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08/04/89 Chicago Principals v. Educational Labor

August 4, 1989

FEDERATION OF SCHOOL ADMINISTRATORS, AFL/CIO, PETITIONER

v.

ILLINOIS EDUCATIONAL LABOR RELATIONS BOARD ET AL., RESPONDENTS



APPELLATE COURT OF ILLINOIS, FOURTH DISTRICT

CHICAGO PRINCIPALS ASSOCIATION, LOCAL 2, AMERICAN

543 N.E.2d 166, 187 Ill. App. 3d 64, 134 Ill. Dec. 883 1989.IL.1199

Petition for review of order of Illinois Educational Labor Relations Board.

APPELLATE Judges:

JUSTICE GREEN delivered the opinion of the court. KNECHT and SPITZ, JJ., concur.

DECISION OF THE COURT DELIVERED BY THE HONORABLE JUDGE GREEN

We affirm here a decision of the Illinois Educational Labor Relations Board holding that principals of schools operated by respondent, the Chicago Board of Education, a/k/a The Board of Education of the City of Chicago (Board of Education), are not "educational employee[s]" by the terms of section 2(b) of the Illinois Educational Labor Relations Act (Act) (Ill. Rev. Stat., 1984 Supp., ch. 48, par. 1702(b)), and, thus, are not entitled to organize for collective-bargaining purposes pursuant to section 3(a) of the Act (Ill. Rev. Stat., 1984 Supp., ch. 48, par. 1703(a)) and to require the Board of Education to bargain with them. Chicago Board of Education, 4 Pub. Employee Rep. (Ill.) par. 1074, case No. 84-CA-0002 (Illinois Educational Labor Relations Board, May 17, 1988).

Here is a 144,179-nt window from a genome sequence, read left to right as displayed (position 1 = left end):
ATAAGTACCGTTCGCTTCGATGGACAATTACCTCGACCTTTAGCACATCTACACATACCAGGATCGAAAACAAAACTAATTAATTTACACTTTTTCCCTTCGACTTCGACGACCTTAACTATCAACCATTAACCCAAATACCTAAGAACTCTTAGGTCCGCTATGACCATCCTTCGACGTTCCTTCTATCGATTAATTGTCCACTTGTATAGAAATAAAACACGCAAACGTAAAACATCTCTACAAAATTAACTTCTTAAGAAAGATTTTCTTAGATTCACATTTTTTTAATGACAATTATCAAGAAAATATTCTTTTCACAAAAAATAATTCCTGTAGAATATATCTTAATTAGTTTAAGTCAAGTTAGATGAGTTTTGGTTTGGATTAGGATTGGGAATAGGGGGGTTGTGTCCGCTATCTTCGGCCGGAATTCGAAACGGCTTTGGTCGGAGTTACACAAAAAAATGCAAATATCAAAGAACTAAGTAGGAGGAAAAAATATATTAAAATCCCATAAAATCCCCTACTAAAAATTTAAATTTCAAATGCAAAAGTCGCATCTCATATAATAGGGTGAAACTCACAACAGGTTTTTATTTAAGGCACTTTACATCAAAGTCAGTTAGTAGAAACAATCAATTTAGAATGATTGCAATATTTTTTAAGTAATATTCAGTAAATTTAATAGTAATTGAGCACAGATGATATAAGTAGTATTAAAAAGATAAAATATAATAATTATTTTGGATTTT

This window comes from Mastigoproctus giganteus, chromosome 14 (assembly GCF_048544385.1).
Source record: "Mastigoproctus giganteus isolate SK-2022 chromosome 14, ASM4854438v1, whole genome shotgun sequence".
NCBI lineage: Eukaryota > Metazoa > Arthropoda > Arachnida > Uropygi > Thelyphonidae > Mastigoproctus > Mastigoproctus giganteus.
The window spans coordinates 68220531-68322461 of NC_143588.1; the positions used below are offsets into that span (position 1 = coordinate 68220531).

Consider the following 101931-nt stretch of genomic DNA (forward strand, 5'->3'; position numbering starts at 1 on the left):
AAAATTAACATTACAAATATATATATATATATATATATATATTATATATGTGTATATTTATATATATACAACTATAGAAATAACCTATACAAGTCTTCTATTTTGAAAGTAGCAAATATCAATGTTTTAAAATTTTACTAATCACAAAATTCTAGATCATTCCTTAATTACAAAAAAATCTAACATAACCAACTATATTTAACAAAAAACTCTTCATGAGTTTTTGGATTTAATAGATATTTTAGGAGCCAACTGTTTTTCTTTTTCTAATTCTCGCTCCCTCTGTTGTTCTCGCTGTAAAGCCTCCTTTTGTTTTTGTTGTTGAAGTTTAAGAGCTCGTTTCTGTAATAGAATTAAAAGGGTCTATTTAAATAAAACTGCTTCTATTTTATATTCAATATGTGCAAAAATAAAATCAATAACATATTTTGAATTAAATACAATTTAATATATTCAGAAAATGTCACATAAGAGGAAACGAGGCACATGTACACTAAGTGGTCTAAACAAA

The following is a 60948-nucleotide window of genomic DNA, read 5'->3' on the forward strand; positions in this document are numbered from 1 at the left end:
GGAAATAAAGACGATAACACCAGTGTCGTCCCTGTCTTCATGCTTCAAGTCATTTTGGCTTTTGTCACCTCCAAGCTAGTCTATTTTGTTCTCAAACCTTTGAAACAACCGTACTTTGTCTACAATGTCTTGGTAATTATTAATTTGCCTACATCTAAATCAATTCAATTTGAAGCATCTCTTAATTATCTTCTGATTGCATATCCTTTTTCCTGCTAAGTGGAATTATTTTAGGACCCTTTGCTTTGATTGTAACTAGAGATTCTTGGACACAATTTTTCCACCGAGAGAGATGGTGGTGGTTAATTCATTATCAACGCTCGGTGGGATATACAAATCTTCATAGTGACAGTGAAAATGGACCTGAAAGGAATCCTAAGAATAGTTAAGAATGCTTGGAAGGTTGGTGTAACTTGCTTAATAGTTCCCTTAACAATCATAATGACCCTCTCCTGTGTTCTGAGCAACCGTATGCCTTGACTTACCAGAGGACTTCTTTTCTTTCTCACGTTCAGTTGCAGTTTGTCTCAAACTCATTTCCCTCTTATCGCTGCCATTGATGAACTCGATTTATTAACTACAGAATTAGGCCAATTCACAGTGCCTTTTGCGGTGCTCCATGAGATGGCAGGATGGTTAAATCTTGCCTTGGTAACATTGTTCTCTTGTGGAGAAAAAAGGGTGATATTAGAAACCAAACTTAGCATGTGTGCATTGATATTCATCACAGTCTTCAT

The parties to this proceeding agree that (1) petitioner, the Chicago Principals Association , as its name implies, is a long-standing voluntary group of principals of schools operated by the Board of Education; (2) on January 9, 1984, CPA requested the Board of Education to bargain with it; and (3) the latter refused to do so. On March 27, 1984, CPA filed a charge with IELRB alleging the Board of Education had violated various sections of the Act by refusing to bargain collectively with CPA. On May 10, 1984, the charge was amended to also contend the Board of Education had violated the Act by refusing to meet with the CPA president pursuant to a prior memorandum and prior practice of the parties. A complaint was issued by IELRB on June 24, 1985. After an evidentiary hearing before a hearing officer and a hearing before the IELRB, the IELRB issued an order on May 17, 1988, dismissing the

Section 3(a) of the Act provides "educational employees" the right to organize for collective bargaining. Section 2(b) of the Act excludes from the definition of those who are "educational employees" those who are "supervisors" or "managerial . . . employees." (Ill. Rev. Stat., 1984 Supp., ch. 48, par. 1702(b).) The IELRB found the principals were both "supervisors" and "managerial employees" and, therefore, not "educational employees" entitled to the protections of the Act for these reasons. The IELRB also held that neither any prior memorandum nor past practice required the Board of Education to meet with CPA nor did any prior memorandum or past practice enable the principals to organize pursuant to section 3(a) of the Act.